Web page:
Sports drinks are a huge business -- Gatorade alone makes well over a billion dollars a year. And the reason so many athletes swear by them is the promise of increased performance, replacing all those vital nutrients lost during exercise, just like the ads say.
"GIVE ME SIGHT BEYOND SIGHT!"
It turns out, however, that all that electrolyte and re-hydration technology is nothing compared to the simple pleasure of having a bunch of sugar in your mouth.
A study found that sports drinks work because they activate the pleasure center of your brain. You don't even have to drink them, just swishing some around in your mouth and spitting it out has the same effect.
However, motor oil will not "unlock the power" like the bottle says.
The carbohydrates in the drink stimulate receptors in your mouth that then send your brain messages that things are all totally cool. Your brain, in turn, becomes more active in the pleasure center, allowing you to enjoy feeling the burn far longer than some idiot without a sugary drink. It also stimulates the part of your brain in charge of movement control. So not only will you be content while kicking your water-drinking opponent's ass, you'll actually be kicking it harder.
At some point, we've all at least been near a television while a women's tennis match was on and (even if briefly) mistaken the sounds for porn. Particularly the noises Monica Seles used to make. Grunting, and sometimes almost screaming, is common place for many male and female athletes and while it might seen ridiculous and distracting, according to one study, grunting in tennis actually helps those players win.
But the right clothes make you famous.
Now as intuitive as it may seem that grunting would help put more muscle into a swing (like karate guys screaming "HIYAA!!" when they hit you), that's not what the study suggested.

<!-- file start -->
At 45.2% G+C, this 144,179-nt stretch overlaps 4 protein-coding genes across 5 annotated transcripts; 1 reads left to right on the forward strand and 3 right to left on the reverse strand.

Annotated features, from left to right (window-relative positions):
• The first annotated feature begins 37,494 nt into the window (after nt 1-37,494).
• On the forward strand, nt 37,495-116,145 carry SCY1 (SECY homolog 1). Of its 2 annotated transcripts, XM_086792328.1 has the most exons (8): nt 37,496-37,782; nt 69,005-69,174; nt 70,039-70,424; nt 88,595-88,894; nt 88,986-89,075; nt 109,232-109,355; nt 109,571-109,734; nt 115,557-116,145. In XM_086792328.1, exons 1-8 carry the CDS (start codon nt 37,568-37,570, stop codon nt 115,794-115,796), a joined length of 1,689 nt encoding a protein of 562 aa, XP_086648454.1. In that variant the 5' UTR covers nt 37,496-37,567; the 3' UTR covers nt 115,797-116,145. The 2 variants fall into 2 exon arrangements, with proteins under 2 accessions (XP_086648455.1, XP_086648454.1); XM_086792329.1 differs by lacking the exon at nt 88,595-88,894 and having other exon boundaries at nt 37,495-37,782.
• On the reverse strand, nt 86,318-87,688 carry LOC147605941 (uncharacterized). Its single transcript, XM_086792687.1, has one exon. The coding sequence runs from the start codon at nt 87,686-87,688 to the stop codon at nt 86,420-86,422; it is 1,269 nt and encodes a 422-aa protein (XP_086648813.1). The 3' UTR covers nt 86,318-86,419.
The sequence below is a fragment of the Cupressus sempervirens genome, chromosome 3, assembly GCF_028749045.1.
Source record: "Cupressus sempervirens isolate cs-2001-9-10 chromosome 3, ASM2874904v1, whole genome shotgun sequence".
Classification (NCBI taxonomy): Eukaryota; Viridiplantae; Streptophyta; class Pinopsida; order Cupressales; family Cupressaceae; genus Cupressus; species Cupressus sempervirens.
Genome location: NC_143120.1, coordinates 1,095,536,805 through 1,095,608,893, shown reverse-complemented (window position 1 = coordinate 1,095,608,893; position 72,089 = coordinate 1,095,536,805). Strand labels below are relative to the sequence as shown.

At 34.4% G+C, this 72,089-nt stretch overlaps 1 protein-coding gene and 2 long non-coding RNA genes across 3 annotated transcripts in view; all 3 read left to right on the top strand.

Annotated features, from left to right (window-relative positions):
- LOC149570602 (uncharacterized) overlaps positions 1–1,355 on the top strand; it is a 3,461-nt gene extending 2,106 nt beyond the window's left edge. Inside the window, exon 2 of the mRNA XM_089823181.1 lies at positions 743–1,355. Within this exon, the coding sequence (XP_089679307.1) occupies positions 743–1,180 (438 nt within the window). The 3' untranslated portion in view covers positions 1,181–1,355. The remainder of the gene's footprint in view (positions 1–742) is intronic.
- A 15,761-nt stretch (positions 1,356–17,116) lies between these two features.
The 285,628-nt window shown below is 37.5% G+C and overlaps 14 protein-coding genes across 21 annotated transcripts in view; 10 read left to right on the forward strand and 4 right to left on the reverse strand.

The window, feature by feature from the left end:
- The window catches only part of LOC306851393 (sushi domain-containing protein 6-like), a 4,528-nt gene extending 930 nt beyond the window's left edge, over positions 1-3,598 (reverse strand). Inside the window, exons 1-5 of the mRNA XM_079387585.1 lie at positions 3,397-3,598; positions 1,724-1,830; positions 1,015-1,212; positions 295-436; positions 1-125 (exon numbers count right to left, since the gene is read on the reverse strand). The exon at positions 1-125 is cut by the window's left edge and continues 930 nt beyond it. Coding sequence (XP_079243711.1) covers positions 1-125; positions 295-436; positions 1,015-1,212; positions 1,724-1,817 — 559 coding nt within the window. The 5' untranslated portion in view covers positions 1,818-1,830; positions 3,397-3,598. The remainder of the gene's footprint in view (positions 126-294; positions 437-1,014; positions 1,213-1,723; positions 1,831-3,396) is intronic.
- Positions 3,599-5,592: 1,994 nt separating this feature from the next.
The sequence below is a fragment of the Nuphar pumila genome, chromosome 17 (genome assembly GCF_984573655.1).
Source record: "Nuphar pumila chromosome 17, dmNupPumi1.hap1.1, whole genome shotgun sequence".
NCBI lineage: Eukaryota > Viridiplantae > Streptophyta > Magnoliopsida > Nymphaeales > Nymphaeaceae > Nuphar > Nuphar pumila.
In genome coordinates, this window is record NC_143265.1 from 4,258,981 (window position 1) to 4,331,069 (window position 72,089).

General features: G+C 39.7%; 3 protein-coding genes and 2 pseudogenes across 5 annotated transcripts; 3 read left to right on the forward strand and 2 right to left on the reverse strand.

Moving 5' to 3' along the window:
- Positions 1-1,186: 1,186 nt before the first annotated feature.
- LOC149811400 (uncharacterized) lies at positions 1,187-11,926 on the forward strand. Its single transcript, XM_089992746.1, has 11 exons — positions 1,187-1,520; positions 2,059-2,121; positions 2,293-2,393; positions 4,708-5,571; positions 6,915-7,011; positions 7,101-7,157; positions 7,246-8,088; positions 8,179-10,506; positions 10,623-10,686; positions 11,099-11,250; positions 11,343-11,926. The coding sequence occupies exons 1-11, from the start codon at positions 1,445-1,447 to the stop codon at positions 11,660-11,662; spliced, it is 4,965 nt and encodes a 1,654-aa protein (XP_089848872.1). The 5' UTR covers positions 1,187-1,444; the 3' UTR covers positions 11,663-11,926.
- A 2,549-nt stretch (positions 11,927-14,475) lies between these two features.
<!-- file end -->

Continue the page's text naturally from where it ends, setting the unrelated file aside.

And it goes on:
Instead, the grunt is effective because it can disorient the opponent. Even when a non-grunting tennis player is used to playing someone who makes a lot of noise, each and every grunt in every match actively affects the tennis player's ability to return the ball. This is likely a result of the shock the sound causes on the opponent, making it harder for him/her to perceive where the ball is at any given time. It also, drastically slows the reaction time of someone trying to return a serve from a heavy grunter; after a player grunts, the ball will travel on average two feet further before being returned than it would have with no noise at all.
So if you like to make noise on the court, it might not be winning you any friends but it very well could win you the game. Isn't that what's really important? And you know what would really give you an advantage: combining grunting with the singing thing earlier. Time to start memorizing some Nickelback lyrics, baby!
For more bizarre determining factors, check out 7 Life Altering Decisions Made For You (Before Your Birth) and 6 Ridiculous Factors That Determine Who Wins The Super Bowl.